The protests in iran for the death of Mahsa Aminithe 22-year-old girl arrested by the “morality police” of the theocratic regime for not wearing the veil in an “appropriate” way, continued despite the prohibition of the authorities.
Footage released on social networks revealed shocking scenes of demonstrations in different parts of the country.
One of the videos shows the symbolic moment in which A group of women in Saghez, a city in the Kurdistan province of Iran, took off their veils in protest at the murder of Mahsa Amini at the hands of the police and chanting “death to the dictator!”. Iranian journalist Masih Alinejad shared those images on Twitter and commented: “Removing the hijab is a punishable offense in Iran. We call on women and men around the world to stand in solidarity.”
And another video reveals that in Sanandaj, the capital of Iran’s Kurdistan province, protesters joined forces to tear down a huge government banner bearing the image of Qassem Soleimanithe Islamic Revolutionary Guards commander who was killed in a bombing in January 2020.
As reported by the newspaper Guardian, hundreds of people gathered in the city of the young woman, Saghez, for the burial, shouting anti-government slogans such as “death to the dictator” and ripping up posters of Supreme Leader Ayatollah Ali Khamenei. And Kurdish civil society organizations launched a call for a general strike.
Mahsa Amini, 22, was visiting her family in the Iranian capital when she was detained on Tuesday by the police unit tasked with enforcing the strict dress code for women in Iran, which includes wearing the veil in public. She on Friday she was pronounced dead on state television after having passed three days in a coma.
His body was laid to rest in his hometown Saghez, 460 kilometers from Tehran, in the northwestern province of Kurdistan, on Saturday morning, according to the news agency Fars. “After the funeral ceremony, some people left the scene, while others they stood chanting slogans demanding detailed investigations into the dimensions of history”, the agency said.
“Protesters then gathered outside the governor’s office and chanted more slogans, but were dispersed when security forces fired tear gas”, he added.
State television broadcast on Friday images that allegedly showed the young woman falling to the ground inside a large room full of women while arguing with one of the instructors about her clothing.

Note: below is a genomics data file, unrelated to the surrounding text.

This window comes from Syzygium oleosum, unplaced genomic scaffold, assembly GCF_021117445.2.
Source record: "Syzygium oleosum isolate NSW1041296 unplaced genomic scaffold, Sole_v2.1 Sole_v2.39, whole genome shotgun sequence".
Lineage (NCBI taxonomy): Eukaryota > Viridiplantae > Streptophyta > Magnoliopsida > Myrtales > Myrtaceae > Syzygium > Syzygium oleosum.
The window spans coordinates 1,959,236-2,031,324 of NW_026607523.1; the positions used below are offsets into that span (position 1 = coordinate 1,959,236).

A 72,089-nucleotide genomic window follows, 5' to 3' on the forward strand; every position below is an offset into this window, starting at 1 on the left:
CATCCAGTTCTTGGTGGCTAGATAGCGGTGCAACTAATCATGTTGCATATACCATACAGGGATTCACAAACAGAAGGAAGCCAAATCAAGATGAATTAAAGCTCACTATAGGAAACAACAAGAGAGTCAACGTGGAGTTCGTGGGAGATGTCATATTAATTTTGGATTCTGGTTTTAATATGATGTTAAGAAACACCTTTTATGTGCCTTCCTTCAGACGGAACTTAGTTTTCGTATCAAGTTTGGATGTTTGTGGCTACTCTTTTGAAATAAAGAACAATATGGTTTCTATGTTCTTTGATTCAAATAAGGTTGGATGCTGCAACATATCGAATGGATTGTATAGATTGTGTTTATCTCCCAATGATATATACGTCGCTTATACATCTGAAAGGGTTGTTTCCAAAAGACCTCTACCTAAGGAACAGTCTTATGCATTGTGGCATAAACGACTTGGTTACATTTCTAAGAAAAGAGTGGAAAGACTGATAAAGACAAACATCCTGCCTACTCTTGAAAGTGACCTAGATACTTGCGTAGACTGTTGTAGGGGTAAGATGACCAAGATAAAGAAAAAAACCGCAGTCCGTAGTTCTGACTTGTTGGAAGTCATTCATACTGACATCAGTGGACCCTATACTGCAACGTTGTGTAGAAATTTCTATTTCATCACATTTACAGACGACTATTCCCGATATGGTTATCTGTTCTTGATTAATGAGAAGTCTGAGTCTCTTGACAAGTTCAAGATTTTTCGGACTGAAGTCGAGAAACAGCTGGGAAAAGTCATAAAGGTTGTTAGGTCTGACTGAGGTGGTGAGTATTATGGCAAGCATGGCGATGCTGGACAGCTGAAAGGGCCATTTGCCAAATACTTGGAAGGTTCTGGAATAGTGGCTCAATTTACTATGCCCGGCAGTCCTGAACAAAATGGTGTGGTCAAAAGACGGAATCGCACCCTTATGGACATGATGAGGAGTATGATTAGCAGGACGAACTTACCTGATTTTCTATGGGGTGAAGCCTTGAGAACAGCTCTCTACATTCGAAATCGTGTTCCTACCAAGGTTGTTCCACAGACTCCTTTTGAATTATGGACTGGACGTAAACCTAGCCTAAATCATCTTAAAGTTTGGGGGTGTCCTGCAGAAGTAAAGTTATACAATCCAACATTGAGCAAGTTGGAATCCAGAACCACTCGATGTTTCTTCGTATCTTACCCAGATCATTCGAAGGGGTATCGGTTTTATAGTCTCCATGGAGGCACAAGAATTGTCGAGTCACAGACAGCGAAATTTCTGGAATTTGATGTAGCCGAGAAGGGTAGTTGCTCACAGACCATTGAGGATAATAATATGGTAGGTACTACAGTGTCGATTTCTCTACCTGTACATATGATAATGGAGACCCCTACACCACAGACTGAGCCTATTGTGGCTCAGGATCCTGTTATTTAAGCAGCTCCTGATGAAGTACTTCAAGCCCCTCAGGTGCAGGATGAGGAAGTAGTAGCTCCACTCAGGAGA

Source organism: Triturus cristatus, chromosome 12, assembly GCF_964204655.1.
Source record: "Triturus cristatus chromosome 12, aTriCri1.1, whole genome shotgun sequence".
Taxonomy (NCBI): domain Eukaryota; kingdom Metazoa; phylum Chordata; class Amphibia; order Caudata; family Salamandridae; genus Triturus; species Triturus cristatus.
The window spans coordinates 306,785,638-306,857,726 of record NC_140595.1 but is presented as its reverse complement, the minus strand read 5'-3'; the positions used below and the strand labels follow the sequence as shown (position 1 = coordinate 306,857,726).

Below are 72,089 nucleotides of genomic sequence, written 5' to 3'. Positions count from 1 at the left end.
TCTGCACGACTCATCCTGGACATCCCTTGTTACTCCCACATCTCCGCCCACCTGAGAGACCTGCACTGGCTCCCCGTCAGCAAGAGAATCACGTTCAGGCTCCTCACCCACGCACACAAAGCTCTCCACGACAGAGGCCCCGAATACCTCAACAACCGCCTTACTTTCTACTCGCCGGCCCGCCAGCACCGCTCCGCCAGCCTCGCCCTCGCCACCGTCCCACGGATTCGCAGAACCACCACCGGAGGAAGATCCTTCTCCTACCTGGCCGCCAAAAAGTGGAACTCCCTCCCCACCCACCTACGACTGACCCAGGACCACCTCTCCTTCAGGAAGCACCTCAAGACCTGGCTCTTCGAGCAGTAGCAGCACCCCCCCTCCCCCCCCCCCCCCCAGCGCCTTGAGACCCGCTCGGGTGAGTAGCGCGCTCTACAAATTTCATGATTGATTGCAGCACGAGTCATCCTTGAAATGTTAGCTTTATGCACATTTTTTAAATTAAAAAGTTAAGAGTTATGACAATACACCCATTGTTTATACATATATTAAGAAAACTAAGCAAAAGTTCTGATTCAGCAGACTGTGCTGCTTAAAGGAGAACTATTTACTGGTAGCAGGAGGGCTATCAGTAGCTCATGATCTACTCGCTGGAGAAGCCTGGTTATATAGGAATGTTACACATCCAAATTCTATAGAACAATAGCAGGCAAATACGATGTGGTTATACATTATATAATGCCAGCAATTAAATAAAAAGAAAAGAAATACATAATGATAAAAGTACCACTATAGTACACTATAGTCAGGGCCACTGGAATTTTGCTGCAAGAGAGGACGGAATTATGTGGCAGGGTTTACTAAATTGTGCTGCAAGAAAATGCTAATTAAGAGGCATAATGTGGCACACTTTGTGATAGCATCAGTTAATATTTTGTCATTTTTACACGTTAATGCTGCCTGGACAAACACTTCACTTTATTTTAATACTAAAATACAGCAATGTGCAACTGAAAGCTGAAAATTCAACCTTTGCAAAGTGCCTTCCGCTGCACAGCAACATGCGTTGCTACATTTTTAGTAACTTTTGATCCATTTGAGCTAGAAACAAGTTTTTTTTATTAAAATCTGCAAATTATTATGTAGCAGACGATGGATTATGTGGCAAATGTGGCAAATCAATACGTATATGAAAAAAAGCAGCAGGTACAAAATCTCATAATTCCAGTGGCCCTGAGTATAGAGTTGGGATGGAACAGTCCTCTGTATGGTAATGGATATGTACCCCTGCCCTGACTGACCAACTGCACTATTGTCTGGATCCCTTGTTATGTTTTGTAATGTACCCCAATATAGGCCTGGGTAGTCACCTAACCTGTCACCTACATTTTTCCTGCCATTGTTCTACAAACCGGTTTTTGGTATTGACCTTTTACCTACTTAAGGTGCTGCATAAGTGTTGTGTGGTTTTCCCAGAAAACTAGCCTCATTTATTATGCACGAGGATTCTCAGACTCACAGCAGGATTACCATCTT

In a statement on Friday, Tehran police insisted that “there was no physical encounter” between the officers and Amini.
According to the statement, Amini was part of a group of women who had been taken to a police station for “instructions” on the dress code on Tuesday.
“She suddenly fainted while she was with other visitors in the room”says the statement.
Earlier, President Ebrahim Raisi ordered an investigation into Amini’s case, while the judiciary said it would form a special task force to investigate.
The head of Tehran’s medical examiner’s office told state television on Saturday that investigations into the cause of death would take up to three weeks to complete.
For its part, Amnesty International (AI) called for a criminal investigation into the young woman’s suspicious death in police custody.
In addition, the human rights group called laws making the veil mandatory “abusive, degrading and discriminatory.”
Amini’s death comes amid growing controversy, both inside and outside Iran, over the conduct of the morality police.formally known as the Gasht-e Ershad (Guidance Patrol).
In July, a video of a woman standing in front of one of the body’s vans pleading for her daughter’s release went viral on social media.
The veiled woman clung to the van as it drove away, only letting go of it when it picked up speed.
Following the Islamic revolution in 1979, all women, regardless of their nationality or religious beliefs, are required by law to wear a hijab that covers the head and neck and hides the hair. However, many women in the last two decades have started letting the hijab slide back and reveal more hair, especially in Tehran and other big cities.
With information from AFP
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